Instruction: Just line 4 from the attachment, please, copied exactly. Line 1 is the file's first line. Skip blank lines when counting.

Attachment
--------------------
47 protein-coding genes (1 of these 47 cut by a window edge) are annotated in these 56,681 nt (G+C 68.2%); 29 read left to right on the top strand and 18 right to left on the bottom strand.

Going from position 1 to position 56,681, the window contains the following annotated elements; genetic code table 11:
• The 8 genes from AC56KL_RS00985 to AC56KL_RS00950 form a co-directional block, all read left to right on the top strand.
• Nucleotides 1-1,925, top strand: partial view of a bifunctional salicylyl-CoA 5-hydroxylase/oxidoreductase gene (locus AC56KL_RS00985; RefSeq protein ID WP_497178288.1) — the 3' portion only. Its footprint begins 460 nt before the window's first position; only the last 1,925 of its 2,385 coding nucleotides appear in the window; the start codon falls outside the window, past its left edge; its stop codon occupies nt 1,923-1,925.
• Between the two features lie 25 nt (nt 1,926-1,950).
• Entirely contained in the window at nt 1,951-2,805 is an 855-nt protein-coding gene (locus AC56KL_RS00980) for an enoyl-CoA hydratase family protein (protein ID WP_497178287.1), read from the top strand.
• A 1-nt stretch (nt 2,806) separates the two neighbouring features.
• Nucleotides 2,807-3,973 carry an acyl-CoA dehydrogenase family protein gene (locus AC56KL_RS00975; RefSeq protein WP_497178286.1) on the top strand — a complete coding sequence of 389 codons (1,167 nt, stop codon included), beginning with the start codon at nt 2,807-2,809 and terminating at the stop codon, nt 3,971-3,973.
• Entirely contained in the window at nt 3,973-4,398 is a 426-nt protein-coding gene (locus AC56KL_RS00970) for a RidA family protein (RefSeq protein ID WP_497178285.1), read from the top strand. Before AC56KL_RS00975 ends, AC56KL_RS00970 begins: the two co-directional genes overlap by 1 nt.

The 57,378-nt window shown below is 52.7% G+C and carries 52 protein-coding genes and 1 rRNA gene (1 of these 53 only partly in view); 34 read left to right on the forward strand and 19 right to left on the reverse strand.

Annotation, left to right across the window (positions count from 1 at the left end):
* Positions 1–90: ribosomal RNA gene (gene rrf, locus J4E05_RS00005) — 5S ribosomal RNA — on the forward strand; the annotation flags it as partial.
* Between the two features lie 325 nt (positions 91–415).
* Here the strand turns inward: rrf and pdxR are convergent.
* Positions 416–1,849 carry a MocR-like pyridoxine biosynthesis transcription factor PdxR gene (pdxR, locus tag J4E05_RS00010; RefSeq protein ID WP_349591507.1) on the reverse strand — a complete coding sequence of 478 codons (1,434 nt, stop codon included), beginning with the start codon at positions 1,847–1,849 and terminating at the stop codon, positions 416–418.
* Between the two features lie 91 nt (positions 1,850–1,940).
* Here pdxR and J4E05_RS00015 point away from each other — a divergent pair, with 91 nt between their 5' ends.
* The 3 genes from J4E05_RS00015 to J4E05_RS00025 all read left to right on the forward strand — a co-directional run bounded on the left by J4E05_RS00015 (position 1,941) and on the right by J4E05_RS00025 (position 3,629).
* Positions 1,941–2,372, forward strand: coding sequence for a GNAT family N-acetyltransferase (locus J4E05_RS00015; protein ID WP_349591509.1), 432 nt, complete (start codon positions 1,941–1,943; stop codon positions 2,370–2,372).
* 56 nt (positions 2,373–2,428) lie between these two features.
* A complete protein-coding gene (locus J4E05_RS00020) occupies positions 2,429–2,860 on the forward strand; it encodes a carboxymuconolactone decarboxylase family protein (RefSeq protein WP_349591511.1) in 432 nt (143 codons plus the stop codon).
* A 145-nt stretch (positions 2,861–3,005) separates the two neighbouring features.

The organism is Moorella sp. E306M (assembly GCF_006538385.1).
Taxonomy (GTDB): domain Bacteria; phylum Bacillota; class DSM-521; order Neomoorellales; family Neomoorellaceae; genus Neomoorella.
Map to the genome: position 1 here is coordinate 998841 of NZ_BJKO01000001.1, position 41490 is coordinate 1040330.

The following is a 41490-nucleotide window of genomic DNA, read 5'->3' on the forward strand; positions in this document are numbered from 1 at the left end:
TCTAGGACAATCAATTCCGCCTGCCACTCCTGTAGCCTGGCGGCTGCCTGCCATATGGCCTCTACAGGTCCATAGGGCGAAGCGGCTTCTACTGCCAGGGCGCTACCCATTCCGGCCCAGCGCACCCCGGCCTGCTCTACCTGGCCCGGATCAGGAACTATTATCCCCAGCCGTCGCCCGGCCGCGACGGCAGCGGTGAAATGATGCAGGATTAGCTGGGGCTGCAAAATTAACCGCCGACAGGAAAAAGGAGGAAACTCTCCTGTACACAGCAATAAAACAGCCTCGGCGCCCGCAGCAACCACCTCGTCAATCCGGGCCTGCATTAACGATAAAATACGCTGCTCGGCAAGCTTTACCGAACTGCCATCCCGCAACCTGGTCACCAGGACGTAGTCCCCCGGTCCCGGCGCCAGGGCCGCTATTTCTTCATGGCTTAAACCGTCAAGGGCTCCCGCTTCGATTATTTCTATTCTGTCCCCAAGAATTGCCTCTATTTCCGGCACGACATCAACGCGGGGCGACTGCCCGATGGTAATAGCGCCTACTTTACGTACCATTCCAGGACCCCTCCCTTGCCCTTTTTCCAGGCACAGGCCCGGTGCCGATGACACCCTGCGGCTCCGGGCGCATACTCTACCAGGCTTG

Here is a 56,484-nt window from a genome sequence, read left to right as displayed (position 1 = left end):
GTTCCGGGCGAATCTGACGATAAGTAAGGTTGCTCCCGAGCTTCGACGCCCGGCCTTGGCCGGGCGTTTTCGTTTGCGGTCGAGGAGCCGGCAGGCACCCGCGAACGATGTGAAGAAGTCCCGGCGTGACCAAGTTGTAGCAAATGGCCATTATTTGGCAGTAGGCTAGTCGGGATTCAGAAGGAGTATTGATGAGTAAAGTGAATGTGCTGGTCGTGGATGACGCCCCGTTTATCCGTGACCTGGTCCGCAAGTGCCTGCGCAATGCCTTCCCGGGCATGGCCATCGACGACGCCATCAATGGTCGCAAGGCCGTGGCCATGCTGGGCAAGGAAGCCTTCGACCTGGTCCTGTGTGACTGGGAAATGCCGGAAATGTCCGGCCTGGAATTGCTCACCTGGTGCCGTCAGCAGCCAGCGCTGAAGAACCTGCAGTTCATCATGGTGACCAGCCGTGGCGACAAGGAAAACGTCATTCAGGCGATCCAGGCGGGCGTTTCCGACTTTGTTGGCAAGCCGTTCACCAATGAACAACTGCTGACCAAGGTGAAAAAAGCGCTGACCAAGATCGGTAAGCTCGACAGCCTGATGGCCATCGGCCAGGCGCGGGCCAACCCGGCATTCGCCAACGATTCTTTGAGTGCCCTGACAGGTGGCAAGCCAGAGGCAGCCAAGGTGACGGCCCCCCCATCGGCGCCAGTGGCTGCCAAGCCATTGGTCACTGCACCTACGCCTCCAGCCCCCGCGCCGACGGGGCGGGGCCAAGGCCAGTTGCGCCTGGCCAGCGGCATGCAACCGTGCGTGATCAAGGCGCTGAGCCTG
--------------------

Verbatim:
• Nucleotides 1-1,925, top strand: partial view of a bifunctional salicylyl-CoA 5-hydroxylase/oxidoreductase gene (locus AC56KL_RS00985; RefSeq protein ID WP_497178288.1) — the 3' portion only. Its footprint begins 460 nt before the window's first position; only the last 1,925 of its 2,385 coding nucleotides appear in the window; the start codon falls outside the window, past its left edge; its stop codon occupies nt 1,923-1,925.